In the six months ended in March it reported revenue up 17% to £50.1m. A dividend of 1.5p per share will be paid.
Despite the robust figures the company revealed that its DB transfer business had slowed considerably with inflows dropping by more than 50% during the period.
The company said that platform inflows from defined benefit transfers declined “in line with expectations” contributing £0.5bn to inflows during the period compared with £1.1bn in the previous period.
The number of customers rose by 16,941 (up 9%) to 214,853 and assets under administration (AUA) were up 3% to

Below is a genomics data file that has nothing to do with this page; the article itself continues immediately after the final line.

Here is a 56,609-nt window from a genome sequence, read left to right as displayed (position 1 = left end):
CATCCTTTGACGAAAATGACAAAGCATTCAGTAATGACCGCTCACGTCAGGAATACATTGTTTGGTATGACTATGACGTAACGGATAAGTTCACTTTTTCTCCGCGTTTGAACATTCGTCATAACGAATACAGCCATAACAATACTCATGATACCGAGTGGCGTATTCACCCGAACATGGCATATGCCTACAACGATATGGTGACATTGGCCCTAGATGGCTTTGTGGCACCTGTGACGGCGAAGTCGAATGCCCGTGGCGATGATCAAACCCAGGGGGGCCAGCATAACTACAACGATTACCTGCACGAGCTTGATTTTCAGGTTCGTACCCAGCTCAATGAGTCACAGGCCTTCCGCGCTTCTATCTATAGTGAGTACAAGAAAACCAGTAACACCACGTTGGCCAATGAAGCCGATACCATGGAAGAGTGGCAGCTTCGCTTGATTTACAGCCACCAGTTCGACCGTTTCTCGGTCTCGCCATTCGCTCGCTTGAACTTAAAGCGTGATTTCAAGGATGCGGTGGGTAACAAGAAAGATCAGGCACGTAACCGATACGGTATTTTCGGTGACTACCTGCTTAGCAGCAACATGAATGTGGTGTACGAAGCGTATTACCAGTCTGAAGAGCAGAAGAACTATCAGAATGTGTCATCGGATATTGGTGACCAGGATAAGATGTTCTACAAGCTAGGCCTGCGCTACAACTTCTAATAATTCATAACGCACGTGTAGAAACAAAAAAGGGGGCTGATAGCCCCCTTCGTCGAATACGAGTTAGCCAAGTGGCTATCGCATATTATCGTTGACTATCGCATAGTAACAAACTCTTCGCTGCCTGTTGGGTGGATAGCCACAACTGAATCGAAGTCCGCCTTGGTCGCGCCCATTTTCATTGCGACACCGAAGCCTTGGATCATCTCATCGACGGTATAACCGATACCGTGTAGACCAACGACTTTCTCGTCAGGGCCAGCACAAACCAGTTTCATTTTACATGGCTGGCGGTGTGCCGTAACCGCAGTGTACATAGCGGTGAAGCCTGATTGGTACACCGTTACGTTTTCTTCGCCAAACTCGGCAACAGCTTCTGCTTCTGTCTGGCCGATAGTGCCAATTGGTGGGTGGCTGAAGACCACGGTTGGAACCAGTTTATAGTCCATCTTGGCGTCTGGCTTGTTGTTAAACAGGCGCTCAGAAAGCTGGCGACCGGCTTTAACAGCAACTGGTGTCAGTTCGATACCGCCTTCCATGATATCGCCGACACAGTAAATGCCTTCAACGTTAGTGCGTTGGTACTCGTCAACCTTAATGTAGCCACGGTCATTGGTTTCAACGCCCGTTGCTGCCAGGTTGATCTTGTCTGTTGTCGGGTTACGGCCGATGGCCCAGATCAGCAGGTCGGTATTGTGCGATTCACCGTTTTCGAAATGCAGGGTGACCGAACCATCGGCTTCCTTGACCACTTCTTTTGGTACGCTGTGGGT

£47.7bn. Total net inflows were £1.8bn, driven by platform net inflows of £2.1bn, the company said.
Revenue per £ of Assets Under Administration rose by 1.3bps from 20.7bps to 22bps.
Chief executive Andy Bell said: “Our first set of financial results as a publicly-listed company demonstrates the strength of our business model as outlined ahead of our IPO.
“This core focus on meeting the needs of advisers and customers, alongside our competitive pricing and high quality service model, means we are well positioned to capitalise on the growing market for investment platforms in the coming years.”